Why The Indian Child Welfare Act Is Important

It's Native American Day.

Jennifer Galan September 25, 2016
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In 1978 Congress passed the Indian Child Welfare Act (ICWA) in recognition of, and in an attempt to fix rampant abuse within child protection measures applying to Native American children. ICWA is still in place today, and is an important issue to understand, especially for those living and adopting in areas where placements may involve members of Native American tribes.

According to the National Indian Child Welfare Association, Indian children have a unique political status as members of sovereign tribal governments. Congress, through the Constitution, statutes, treaties, and the general course of dealing with Indian tribes, is charged with the responsibility for the protection and preservation of Indian tribes and their resources, including Indian children.

Unfortunately, history has shown that Native American children are often pulled into foster care, not as a last resort, but first thing. Instead of allowing the tribes to take care of their own, social workers often remove children from reservations and Native American homes before exhausting all familial and tribal opportunities for placement. ICWA was created to put restrictions and guidelines in place that protect the child’s heritage as well as their best interests.

If you are currently interested in fostering or adopting a child with American or Alaskan Indian heritage, here are some important things you need to understand about the Indian Child Welfare Act and how it may relate to your adoption:

• In custodial situations, an American Indian child must be a member of a tribe in order to be in compliance with the law. If the child is a member, or their biological parents are members and the child is eligible, the tribe may speak and be involved in decisions regarding placement and custody, or may ask to have the child represented in tribal court, rather than in the US court.
• Before placing a child in a non-familial or non-tribal final home, states are required to make what are called “active efforts” to place the child in an ICWA-compliant situation. These efforts include mandatory attempts at parental and familial reunification before terminating rights permanently, and consultation with the tribe in a timely manner.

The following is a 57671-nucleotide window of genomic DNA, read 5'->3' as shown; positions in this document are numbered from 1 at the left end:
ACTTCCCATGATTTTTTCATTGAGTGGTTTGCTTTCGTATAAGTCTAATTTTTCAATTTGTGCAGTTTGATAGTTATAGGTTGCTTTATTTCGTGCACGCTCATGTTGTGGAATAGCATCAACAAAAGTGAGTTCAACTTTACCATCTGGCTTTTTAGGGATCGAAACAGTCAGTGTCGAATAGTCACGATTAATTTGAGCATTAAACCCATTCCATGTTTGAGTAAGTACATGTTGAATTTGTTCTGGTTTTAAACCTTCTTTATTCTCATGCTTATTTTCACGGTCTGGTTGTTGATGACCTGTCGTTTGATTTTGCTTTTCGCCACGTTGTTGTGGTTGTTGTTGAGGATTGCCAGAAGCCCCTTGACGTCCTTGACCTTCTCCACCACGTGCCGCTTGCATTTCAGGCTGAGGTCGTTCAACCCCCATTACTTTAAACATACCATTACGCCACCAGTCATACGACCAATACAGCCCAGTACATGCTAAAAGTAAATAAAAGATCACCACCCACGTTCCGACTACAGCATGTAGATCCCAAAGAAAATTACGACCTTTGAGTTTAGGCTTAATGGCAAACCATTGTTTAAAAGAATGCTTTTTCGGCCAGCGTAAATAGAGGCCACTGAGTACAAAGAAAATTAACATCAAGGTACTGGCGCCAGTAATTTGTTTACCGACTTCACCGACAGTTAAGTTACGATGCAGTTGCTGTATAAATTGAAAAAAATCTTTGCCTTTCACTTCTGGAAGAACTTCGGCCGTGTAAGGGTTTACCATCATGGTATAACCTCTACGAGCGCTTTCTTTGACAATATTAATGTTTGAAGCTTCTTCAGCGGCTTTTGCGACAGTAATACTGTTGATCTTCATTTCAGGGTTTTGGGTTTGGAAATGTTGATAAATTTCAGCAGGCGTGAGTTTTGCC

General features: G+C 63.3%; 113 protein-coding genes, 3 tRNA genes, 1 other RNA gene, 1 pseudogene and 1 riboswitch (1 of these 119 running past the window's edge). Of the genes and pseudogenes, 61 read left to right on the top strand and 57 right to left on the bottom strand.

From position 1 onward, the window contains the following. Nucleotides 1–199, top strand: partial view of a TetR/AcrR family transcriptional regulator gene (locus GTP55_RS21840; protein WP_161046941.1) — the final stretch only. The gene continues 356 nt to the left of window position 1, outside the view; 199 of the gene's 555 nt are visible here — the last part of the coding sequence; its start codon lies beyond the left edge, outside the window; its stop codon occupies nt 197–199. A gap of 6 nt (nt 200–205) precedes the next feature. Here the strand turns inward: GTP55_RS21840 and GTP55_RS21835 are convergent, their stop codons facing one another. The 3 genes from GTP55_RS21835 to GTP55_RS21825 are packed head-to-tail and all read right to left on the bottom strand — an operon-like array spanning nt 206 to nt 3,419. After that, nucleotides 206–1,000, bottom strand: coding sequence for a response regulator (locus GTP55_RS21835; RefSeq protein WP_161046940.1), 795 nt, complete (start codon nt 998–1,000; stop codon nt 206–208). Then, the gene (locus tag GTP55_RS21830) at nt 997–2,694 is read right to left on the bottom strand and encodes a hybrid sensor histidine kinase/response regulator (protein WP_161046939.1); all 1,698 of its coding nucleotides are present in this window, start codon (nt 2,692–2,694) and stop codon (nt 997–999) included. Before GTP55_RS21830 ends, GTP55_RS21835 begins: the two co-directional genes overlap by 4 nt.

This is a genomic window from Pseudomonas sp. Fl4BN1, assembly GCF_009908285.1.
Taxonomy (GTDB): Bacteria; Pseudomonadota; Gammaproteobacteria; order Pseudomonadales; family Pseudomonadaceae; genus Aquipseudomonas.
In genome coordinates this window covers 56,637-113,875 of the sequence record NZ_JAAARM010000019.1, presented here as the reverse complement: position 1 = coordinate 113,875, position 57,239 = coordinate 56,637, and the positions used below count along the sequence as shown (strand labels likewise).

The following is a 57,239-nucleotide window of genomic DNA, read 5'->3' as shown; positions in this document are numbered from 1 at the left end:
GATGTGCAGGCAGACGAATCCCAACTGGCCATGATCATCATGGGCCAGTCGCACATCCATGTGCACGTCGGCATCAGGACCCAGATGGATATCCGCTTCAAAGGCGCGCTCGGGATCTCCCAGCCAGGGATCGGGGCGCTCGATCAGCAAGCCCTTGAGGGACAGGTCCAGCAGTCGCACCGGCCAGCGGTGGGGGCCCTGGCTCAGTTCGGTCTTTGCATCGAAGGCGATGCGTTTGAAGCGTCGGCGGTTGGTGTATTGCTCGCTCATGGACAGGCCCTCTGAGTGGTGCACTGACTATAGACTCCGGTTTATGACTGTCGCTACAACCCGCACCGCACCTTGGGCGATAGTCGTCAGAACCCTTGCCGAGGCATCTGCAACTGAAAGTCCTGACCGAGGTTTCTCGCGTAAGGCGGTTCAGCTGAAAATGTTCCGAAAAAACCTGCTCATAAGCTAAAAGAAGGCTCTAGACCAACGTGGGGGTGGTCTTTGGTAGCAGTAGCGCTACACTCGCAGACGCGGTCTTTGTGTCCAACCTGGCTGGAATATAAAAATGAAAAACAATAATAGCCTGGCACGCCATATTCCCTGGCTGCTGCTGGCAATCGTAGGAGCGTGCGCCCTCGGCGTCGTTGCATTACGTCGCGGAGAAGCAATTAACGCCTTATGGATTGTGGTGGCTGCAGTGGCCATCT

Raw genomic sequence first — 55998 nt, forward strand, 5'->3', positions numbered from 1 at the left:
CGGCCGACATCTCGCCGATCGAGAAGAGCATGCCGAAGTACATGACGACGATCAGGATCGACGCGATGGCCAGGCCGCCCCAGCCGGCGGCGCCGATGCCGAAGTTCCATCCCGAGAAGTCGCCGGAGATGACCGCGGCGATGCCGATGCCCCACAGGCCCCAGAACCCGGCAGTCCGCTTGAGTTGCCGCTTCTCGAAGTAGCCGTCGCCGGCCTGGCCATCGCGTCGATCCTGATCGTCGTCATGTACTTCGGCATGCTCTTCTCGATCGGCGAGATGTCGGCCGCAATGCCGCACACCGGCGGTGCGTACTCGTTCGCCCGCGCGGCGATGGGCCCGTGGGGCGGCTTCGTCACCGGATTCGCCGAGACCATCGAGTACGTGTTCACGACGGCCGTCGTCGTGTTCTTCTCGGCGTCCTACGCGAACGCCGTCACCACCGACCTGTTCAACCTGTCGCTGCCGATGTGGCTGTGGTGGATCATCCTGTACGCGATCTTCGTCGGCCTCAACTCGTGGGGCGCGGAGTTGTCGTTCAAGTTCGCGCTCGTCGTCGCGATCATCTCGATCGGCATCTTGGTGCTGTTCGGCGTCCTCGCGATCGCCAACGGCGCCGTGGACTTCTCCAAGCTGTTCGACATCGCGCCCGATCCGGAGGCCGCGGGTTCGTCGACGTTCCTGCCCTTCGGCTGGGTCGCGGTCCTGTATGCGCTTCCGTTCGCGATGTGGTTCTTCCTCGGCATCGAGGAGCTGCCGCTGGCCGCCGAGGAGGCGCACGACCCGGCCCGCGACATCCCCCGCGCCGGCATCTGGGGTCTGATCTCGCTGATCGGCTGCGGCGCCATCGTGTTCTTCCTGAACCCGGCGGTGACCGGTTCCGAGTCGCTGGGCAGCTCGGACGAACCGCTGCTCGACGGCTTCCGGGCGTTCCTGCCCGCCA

• A “qualified witness” (meaning a social worker or anthropologist with deep knowledge of the tribal social and situational practices) must testify at every ICWA trial before foster placement can occur.
• The preferred order of placement for a child who falls under the purview of ICWA is as follows
-Familial (Indian or non-Indian) placement
-A tribal-approved foster home
-An Indian-run foster home (may not necessarily be approved by the specific tribe)
-A facility (either tribal approved or Indian run) or institution that can meet the needs of the child

So what does all this mean to the hopeful foster or adoptive family? Basically, ICWA provides an extra layer of protection for eligible children removed from their first homes and will require patience and understanding for all parties involved. At the end of the day, we want foster kids to be able to return home to a safe, caring, familial environment and, if that isn’t possible, ICWA was designed to make sure that the American or Alaskan Indian child can remain connected to family and heritage.

Have you had experience with the Indian Child Welfare Act? Let us know your story in the comments below. For more information about ICWA, see www.nicwa.org.

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Jennifer Galan

Jennifer Galan mothers four kids (one adopted, three biological) all while living the nomadic life of a military wife. She is a strong advocate for open adoptions, education reform, feminism, kindness, and naps. Mostly naps. Her favorite Doctor is number ten, and she is a proud Ravenclaw.


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